Encountering God in My Questions
It had been years since I’d seen my friend. I was looking forward to a scheduled lunch where we could re-connect.
As we enjoyed a meal together, we reminisced about past events. There was laughter and moments when we shared how God led us through some difficult times in our lives.
It’s important to remember the past.
Remembering when we were desperate and seeing how — through the grace of God — we were able to get through tough times — reminds us of God’s faithfulness, which provides hope for today.
As the conversation continued, I realized that — though we both love God and care for the lives of others — there were some profound differences in our faith convictions.
It’s not the first time I’ve encountered friends who — over time — have “adjusted” their theology. I know that’s true with me, as well.
Circumstances throughout our life often challenge our beliefs, prompting more questions than answers. Over the years, I’ve recognized:
We encounter God more in our questions than our answers.
But that discovery hasn’t been easy.
I was raised in a faith community that insisted on proving their belief was correct. Some members in my church were rigid, dogmatic and, sometimes rude and off-putting. I was cautious about exploring my questions for fear of rejection. After all, who wants to be excluded or branded as a heretic?
So, what do we do -- and where do we go -- when we have questions regarding faith?
The first time Jesus revealed Himself to the disciples after his resurrection, Thomas was not present. His friends told him they had seen Jesus and that he was alive (see John 20:24-29).
Thomas was not convinced. He questioned (doubted). How could this be? It doesn’t make sense. There’s no physical or scientific evidence that can support the report of the other disciples.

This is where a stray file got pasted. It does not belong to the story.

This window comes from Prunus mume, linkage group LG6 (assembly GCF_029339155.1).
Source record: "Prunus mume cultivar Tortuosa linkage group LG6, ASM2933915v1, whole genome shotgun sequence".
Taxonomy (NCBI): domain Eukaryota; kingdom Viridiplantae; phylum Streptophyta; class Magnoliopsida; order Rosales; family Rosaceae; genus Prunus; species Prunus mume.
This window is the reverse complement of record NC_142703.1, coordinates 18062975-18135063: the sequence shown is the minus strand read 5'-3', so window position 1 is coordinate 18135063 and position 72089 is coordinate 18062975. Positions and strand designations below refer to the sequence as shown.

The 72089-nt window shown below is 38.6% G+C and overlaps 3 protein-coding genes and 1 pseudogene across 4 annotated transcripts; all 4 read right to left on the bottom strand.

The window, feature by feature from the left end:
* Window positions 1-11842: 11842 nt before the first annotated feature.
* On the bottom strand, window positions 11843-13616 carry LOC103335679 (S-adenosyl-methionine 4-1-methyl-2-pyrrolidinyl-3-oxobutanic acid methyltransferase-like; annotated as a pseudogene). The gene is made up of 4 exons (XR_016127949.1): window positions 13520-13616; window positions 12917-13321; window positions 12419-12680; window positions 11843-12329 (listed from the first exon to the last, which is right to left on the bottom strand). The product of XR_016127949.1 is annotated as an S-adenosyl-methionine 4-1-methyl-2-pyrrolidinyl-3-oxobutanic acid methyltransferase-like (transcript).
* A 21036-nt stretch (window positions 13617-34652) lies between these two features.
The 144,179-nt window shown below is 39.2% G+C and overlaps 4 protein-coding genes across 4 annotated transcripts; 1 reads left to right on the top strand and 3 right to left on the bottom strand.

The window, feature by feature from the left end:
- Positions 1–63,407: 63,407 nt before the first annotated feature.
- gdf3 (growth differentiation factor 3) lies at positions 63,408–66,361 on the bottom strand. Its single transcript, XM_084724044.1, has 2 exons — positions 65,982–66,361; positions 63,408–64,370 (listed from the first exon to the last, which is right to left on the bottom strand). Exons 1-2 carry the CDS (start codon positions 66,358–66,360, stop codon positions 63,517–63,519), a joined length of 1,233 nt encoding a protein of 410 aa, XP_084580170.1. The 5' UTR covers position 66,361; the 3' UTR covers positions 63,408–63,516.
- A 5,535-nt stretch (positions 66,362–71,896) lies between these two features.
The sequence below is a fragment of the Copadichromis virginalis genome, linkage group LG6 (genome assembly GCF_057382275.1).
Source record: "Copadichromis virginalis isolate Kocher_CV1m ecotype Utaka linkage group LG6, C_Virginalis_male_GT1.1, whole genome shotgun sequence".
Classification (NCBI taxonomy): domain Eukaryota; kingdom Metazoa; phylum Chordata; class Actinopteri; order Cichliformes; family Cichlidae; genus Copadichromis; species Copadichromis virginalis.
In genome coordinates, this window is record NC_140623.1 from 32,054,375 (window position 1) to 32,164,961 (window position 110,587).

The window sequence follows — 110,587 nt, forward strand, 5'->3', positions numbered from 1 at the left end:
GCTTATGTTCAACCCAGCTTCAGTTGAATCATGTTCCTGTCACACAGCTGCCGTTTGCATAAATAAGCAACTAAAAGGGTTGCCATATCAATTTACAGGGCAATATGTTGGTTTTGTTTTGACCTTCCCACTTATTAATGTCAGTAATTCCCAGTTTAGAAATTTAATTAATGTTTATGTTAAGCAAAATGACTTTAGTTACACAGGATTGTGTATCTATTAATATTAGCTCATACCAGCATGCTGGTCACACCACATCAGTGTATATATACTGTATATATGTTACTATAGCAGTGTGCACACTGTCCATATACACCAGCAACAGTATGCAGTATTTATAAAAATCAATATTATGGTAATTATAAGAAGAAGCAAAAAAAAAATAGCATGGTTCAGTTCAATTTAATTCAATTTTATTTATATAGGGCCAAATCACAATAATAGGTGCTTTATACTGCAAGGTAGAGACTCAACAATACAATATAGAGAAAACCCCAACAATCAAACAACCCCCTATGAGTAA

It would have been understandable that the other disciples would say: “Thomas, we know that we’re right because we have seen with our own eyes. So, you’re mistaken.”
But Jesus invites Thomas to experience the reality for himself:
“Put your finger here, and see my hands, and put out your hand, and place it in my side. Do not disbelieve, but believe” - John 20:27 (ESV).
Jesus does not scold Thomas because he questioned.
Our questions help us discover Christ’s invitation to experience Him personally.
If Jesus invites us to ask questions, shouldn’t His Church?
Not all my friends believe my experience or accept my convictions. And I don’t always share their beliefs.
Our world is full of contrasting opinions. We will always have questions — about our faith and what others believe. But remember, our questions help us encounter God.
No matter what your questions are, Jesus invites you to experience him for yourself.
I’m thankful that he listens to our questions and reveals himself to us through Holy Scripture (Old and New Testaments).
If you’ve encountered judgmental attitudes and been discouraged from asking questions concerning your faith, remember:
The Lord loves to listen to your questions and longs for you to experience Him personally.
Asking questions is one of the best ways you can grow closer to someone, and that includes God. If you need direction on how to ask God questions, check out the archive of monthly reflection articles, which feature questions you can bring to God to deepen your relationship with Him.